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Gia-Gina Across the Pond

So I've decided to follow my husband to his native Italy. Follow our adventures as we eat, drink, travel, adapt to and explore this remarkable country. Part food blog, part photo blog but mostly my rants and raves. After our two years in Italy, we relocated across the Atlantic "pond" and are back in the States.

Monday, March 28, 2005

Easter 2005

Easter is a very important holiday in Italy so we decided to make a long weekend of it. On Thursday afternoon, we head to Rome in order to spend some time with Deme’s family. There was quite a bit of traffic as the city prepared for Easter festivities. The streets of Rome near the Coliseum are cordoned off as the passion of Christ is revisited. Usually the Pope walks the Via Crucis, which is the Path of the Cross, a walk that re-enacts the struggle of Christ as he walked to his crucifixion. This year someone else will have to perform the re-enactment as the Pope is still recovering from his tracheotomy.

On Saturday morning, we head to Umbria to visit a medieval town called Gubbio. The streets of Gubbio are cobbled with 800-900 year old bricks. The doorways of various homes still had their characteristic medieval arches, wrought iron knockers and horse tie-ups. As we make our way up to the Piazza Grande, we pass many small shops that sell everything from pottery to fresh black truffles. The region of Umbria is famous for its pottery, namely from the towns of Gubbio, Deruta, and Spoleto. Norcia is famous for its salami, chestnuts and black truffles. Assisi is the town that bore the Franciscan monk, St. Francis who gave his life to helping the poor. Many pilgrims come to Assisi for blessings and to visit the cathedral built by St. Francis. After a bit of exploring we had lunch, I had tagliatelle pasta with crayfish and asparagus. Typically, in Umbria, pastas are make without eggs, which make them a bit more fragile, not as elastic but equally delicious. Deme had zuppa de faro (a type of grain) and we both shared a large (20 inch) braised veal shank. After lunch and another short walk, we head for Florence.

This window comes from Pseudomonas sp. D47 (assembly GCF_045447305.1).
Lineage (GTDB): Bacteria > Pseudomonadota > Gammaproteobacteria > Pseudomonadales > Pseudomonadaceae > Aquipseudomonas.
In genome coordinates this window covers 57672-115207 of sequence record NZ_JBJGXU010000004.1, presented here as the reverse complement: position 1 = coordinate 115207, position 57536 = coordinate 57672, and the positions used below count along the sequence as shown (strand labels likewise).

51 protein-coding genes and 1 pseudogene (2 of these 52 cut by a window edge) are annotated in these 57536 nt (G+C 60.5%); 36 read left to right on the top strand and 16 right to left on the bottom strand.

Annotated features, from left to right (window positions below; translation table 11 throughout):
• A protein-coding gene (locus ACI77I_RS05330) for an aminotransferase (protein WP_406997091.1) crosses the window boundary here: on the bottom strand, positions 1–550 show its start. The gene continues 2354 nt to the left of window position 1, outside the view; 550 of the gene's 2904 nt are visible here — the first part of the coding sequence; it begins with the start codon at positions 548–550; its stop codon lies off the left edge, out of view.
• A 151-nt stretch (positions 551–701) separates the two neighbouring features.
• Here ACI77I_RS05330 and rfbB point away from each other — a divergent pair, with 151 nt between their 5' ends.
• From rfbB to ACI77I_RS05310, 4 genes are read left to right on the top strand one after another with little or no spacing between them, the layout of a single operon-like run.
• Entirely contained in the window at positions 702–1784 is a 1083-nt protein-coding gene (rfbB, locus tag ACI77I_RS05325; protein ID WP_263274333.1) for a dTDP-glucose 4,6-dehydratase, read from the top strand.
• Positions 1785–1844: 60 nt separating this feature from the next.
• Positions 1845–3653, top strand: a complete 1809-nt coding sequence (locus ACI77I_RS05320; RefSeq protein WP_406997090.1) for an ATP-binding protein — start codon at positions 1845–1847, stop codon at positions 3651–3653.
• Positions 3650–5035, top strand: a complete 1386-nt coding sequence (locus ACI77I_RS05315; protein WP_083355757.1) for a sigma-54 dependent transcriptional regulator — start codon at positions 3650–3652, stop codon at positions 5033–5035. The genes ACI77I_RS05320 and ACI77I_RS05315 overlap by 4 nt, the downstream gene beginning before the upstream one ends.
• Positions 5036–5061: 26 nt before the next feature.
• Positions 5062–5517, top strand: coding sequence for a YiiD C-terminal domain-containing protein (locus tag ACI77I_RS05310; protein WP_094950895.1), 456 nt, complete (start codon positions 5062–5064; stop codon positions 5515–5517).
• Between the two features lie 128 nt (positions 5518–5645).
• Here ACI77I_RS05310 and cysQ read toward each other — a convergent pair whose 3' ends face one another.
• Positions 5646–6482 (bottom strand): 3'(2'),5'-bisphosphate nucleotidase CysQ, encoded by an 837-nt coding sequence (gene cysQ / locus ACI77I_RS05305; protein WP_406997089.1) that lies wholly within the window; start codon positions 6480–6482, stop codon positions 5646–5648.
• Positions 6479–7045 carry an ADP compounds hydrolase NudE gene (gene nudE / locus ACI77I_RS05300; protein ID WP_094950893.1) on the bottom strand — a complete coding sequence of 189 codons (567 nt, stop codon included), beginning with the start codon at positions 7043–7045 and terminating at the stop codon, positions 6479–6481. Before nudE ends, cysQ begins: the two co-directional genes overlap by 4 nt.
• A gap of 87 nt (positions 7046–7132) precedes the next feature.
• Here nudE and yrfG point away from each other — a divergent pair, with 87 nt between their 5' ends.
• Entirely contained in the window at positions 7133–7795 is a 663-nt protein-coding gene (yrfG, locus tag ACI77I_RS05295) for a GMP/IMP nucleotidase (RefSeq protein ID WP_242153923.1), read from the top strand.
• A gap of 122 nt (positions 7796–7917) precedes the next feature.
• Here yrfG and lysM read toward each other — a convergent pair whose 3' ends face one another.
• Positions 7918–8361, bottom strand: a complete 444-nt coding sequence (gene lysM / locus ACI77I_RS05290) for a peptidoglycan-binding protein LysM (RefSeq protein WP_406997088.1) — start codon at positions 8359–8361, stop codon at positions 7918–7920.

Our friends Enzo and Claire invite us for a pre-Easter dinner and Easter lunch. Both being wonderful cooks, we knew we were in for fantastic meals. Easter is the culinary equivalent of Thanksgiving, except replace the green bean casserole with wild asparagus risotto, bread stuffing with an array of bruschetta, pearl onions with fresh baby peas, and the turkey with roasted young goat. The traditional Neapolitan cake that is eaten at Easter is called pastiera; it made with eggs, flour, and grano per pastiera (also a grain). The traditional bread is Colomba. We enjoyed an array of cheeses and 7 types of wine that totaled 150 collective years. Easter lunch began at about 2 pm and ended with naps by all. The next morning Deme admitted to feeling quite gluttonous. We had a modest breakfast and all took a little walk up to the hills above the villa in order to work off yesterday’s lunch. In our own way, we all walk a Via Crucis that morning because not only is there an amazing panoramic view to Tuscany at the top of the hill, there is also a giant cross.


At 2:33 PM, Anonymous Gia said...


Being the ever-thoughtful older sister, I knew you bought me one of those beautiful platters and a sword for Kentra.


At 1:19 PM, Blogger Sara said...

Easter = Thanksgiving... how interesting. No football involved? No druken carousing?

At 1:30 AM, Blogger Gia-Gina said...

No football, no beer, no potato chips, hours of food and chat. There was a Italy vs. Scotland soccer game the day before though.


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